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The study of various dialectics comes under the field of sociolinguistics. A dialect can be identified as any variety of a language distinguished with the help of systematic variations in pronunciation, vocabulary, grammar and sometimes accent. Every individual speaks his/her own dialect in the way ideas are expressed. Some of the common examples of larger dialect forms are: British vs. American English, French vs. Creole etc. These language variations do not exist in vacuum and are directly impacted by social, cultural and geographical factors, incorporating the value of sociolinguistics in the field.
The difference between a language and dialect is not clearly defined. Many researchers attempted to develop a concrete division formula between the two. However, sociolinguistics broadly defines language as a social phenomenon devised to construct meaning to convey the required information. Dialect on the other hand, is a form of language variation specific to a certain area which highlights the socio-political characteristics more than the linguistic ones. Generally, factors affecting language variation can be identified as follows:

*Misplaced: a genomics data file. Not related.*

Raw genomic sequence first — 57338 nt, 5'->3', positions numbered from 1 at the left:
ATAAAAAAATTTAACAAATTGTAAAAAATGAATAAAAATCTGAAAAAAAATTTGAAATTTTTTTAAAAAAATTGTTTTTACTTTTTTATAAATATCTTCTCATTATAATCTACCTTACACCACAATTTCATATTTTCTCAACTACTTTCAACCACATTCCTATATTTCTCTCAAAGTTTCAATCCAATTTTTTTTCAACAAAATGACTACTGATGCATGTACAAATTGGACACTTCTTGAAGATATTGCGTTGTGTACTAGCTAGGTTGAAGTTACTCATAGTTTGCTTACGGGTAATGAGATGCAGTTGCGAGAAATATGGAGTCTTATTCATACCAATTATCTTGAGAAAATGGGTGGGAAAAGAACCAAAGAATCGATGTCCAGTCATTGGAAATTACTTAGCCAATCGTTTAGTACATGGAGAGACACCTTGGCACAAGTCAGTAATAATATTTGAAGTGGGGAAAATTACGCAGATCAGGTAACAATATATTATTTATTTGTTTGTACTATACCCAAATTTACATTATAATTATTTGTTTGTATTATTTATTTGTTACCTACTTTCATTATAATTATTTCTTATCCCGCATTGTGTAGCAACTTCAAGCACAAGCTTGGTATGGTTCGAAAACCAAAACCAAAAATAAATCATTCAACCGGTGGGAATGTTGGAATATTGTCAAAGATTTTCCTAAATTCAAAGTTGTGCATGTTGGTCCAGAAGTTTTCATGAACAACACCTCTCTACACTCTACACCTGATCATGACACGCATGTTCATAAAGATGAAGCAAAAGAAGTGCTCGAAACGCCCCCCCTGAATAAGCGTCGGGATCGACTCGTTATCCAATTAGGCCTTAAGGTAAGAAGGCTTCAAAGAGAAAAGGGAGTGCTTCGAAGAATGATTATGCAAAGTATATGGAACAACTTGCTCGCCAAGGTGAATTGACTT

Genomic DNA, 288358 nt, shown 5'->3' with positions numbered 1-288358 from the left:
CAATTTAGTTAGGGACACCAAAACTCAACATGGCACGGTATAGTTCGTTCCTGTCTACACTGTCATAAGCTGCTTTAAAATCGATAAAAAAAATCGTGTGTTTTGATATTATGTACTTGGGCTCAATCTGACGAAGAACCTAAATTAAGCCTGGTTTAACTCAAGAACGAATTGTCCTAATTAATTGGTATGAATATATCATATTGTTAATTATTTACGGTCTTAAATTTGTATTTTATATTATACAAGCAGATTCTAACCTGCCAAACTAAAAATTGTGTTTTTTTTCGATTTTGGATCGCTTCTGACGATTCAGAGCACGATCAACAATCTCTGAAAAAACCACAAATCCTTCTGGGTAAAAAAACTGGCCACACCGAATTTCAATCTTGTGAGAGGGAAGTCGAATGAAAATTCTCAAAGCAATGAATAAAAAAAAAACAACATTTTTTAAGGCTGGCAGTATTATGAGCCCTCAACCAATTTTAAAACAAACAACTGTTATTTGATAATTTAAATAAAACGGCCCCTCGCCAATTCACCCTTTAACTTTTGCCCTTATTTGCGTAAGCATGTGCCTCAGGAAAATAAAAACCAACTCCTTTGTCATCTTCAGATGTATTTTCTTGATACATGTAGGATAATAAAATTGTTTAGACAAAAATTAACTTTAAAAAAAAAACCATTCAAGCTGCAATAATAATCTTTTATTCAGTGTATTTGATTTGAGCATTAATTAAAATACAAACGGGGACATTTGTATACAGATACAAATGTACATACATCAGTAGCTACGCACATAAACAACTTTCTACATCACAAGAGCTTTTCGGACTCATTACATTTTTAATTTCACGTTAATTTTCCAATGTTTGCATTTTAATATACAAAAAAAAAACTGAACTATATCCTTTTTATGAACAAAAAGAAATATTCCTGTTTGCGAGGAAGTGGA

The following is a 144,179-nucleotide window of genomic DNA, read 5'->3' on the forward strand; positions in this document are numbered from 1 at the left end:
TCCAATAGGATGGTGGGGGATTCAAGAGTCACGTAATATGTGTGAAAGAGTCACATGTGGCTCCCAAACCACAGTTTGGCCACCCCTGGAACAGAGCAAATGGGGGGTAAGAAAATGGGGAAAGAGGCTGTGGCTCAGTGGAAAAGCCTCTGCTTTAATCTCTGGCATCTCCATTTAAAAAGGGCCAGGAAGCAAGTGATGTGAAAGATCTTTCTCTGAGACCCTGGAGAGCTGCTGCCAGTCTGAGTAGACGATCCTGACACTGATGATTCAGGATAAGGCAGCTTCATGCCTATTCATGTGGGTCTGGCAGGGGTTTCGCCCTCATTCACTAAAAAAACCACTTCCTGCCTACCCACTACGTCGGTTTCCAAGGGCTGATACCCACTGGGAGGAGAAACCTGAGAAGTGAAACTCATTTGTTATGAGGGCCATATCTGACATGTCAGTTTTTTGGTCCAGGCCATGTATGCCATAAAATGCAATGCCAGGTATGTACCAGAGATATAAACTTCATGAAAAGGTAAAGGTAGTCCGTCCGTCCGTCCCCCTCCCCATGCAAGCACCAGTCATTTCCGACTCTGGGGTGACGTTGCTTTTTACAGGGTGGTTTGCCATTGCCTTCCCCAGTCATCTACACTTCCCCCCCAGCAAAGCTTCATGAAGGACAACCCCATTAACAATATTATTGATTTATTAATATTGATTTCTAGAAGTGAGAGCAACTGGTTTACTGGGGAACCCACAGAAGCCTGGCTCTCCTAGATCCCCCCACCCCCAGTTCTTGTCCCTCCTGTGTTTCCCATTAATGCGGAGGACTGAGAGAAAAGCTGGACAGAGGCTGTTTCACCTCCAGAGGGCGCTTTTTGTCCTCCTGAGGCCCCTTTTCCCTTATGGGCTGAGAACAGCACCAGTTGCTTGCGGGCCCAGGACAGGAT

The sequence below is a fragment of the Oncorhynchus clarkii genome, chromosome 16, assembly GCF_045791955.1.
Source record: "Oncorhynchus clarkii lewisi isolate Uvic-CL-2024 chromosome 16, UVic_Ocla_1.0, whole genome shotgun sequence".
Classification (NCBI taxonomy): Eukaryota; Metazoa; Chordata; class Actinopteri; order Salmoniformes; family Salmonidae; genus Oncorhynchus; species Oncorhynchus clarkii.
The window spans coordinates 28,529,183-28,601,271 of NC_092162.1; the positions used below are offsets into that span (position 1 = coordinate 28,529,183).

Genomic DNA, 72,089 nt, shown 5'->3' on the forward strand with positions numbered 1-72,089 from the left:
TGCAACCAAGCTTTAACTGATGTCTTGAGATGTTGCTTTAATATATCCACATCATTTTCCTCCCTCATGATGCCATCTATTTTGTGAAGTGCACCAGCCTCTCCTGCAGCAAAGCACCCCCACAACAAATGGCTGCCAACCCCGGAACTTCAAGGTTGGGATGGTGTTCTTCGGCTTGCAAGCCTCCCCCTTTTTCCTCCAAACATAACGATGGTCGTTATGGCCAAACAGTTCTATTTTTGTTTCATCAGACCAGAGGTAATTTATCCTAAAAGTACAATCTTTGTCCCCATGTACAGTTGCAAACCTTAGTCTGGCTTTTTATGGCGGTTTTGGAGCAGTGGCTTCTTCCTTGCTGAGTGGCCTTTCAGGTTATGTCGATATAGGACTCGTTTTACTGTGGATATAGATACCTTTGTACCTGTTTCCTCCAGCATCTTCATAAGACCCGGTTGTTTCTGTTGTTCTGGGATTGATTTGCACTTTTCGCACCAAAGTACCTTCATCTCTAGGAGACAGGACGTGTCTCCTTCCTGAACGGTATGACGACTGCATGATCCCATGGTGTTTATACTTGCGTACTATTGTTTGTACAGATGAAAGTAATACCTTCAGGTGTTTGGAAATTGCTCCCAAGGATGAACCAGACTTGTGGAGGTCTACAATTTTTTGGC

- Speakers in a settlement
- Geographical boundaries
- Contact of language with outside world
- Economic environment
- Social and ethnic differentiation
- Interaction of social and cultural practices
Additionally, dialects can be classified in three broad categories:
- Regional dialects: A regional dialect is a language spoken in a certain region or geographical area. These dialects do not differ widely from the root language or necessarily evolve into an independent language.
- Social dialects: Social dialects are reserved for certain members of a community or social group. Not all language groups used certain dialects as it depended on social hierarchy and differences. For example, in Anglo-Norman England, French was the official language of the court and social elites.
- Occupational dialects: These dialects incorporate jargons or terms specifically related to certain industries or occupations such as mining, theatre, engineering etc.